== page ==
Adventures in Dining

Fearing’s Dallas


Used to be, you could always tell a Ritz-Carlton dining room by its heavy brocade, dark mahogany furniture and signature cobalt blue glassware. Fearing’s, at the just built Ritz-Carlton, Dallas, dashes those design clichés forever. From the moment you enter the Rattlesnake Bar, which from day one was packed with young Dallasites in their casual boot-heeled best, you get a sense of swagger: the railing is faux rattlesnake skin; the backlighted walls are honey onyx. Beyond the bar, you pass a sunny patio and a glass-walled, conservatory-style dining area, then a more formal room with tufted sofas rather than banquettes. Finally, you reach the main room, which features a huge open kitchen with a polished granite counter where you can sit and watch the sizzle. Meanwhile, the soft Texas light pours through fifteen-foot windows, and desert shades of taupe and brown set off rough stone columns.

The Fearing in charge is Dean Fearing. When he started in the kitchen at Dallas’s Mansion on Turtle Creek, two decades ago, his dishes focused on a Southwestern identiy that married proletarian food, like tacos, with such expensive ingredients as lobster, and there was much smoking of meats and seafood. During his reign Fearing became one of the icons of New Texas cuisine. Since then, Americans’ taste for well-seasoned, boldly spiced, colorful dishes has followed examples set by chefs like Fearing, who has led the way – far away – from the staid hotel-dining-room fare of years past, in which rack of lamb with mint sauce and fondant potatoes ruled.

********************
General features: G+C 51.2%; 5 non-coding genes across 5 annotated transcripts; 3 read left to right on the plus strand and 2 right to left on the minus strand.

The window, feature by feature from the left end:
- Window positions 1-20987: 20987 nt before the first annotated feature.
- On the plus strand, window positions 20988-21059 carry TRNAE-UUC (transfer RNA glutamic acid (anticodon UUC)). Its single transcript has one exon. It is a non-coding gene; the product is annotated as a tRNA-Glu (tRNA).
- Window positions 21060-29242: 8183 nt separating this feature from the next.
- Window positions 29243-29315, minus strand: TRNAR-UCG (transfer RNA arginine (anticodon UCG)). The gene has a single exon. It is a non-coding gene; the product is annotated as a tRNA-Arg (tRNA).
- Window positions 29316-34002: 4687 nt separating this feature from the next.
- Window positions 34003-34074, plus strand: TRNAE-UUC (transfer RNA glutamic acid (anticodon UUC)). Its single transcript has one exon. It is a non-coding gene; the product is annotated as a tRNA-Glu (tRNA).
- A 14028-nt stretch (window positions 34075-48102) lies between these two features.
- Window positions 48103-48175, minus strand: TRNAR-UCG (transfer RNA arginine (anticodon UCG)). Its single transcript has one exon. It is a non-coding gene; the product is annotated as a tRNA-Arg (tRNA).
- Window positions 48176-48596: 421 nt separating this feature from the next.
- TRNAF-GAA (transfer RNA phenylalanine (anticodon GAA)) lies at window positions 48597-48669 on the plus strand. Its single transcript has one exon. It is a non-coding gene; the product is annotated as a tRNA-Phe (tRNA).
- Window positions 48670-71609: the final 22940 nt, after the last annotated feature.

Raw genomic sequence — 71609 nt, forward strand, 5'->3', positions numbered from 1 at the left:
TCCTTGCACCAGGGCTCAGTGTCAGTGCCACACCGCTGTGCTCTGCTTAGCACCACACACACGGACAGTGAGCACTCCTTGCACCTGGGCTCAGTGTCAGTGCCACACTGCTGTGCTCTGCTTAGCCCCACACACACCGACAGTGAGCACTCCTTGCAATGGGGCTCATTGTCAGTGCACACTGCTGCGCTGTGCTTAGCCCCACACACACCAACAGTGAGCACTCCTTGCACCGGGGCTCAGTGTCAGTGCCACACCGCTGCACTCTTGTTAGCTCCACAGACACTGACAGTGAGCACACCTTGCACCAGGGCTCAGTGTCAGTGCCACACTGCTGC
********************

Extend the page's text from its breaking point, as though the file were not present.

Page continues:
Fearing’s menu at the Ritz includes hallmark items, like his torilla soup, alsong with bright, brilliant new dishes, such as barbecued oysters with Gulf crabmeat, watermelon-and-jalapeño-glazed quail with a hush-puppy prawn and prime rib of beef cooked over mesquite embers and served with twice-baked cauliflower potatoes. Global flavors subtly influence such regional entrées as juicy pheasant beside curried-shrimp fried rice with white-asparagus tempura. The restaurant’s popularity proves that authentic American food – Texas style, with fresh snap and dazzle – is what real people want to eat. 2121 McKinney Ave.; 214-922-0200;


Tags: No tags

Comments are closed.